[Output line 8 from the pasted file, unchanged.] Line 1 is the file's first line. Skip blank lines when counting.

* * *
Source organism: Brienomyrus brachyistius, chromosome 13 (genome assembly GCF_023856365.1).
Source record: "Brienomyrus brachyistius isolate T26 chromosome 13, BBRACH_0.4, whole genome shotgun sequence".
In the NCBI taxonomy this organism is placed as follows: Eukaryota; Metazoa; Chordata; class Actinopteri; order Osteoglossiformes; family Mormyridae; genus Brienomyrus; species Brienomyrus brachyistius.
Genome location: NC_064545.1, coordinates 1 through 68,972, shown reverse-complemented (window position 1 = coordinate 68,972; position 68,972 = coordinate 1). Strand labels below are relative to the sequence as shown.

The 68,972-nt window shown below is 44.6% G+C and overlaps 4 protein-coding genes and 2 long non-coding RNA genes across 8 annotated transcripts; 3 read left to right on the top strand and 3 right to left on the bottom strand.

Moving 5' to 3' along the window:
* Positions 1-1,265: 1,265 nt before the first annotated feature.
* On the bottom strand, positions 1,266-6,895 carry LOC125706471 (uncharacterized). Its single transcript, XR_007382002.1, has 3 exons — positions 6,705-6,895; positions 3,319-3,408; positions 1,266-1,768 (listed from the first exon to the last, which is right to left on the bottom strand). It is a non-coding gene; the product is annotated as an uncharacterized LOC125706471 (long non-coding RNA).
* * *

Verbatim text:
* On the bottom strand, positions 1,266-6,895 carry LOC125706471 (uncharacterized). Its single transcript, XR_007382002.1, has 3 exons — positions 6,705-6,895; positions 3,319-3,408; positions 1,266-1,768 (listed from the first exon to the last, which is right to left on the bottom strand). It is a non-coding gene; the product is annotated as an uncharacterized LOC125706471 (long non-coding RNA).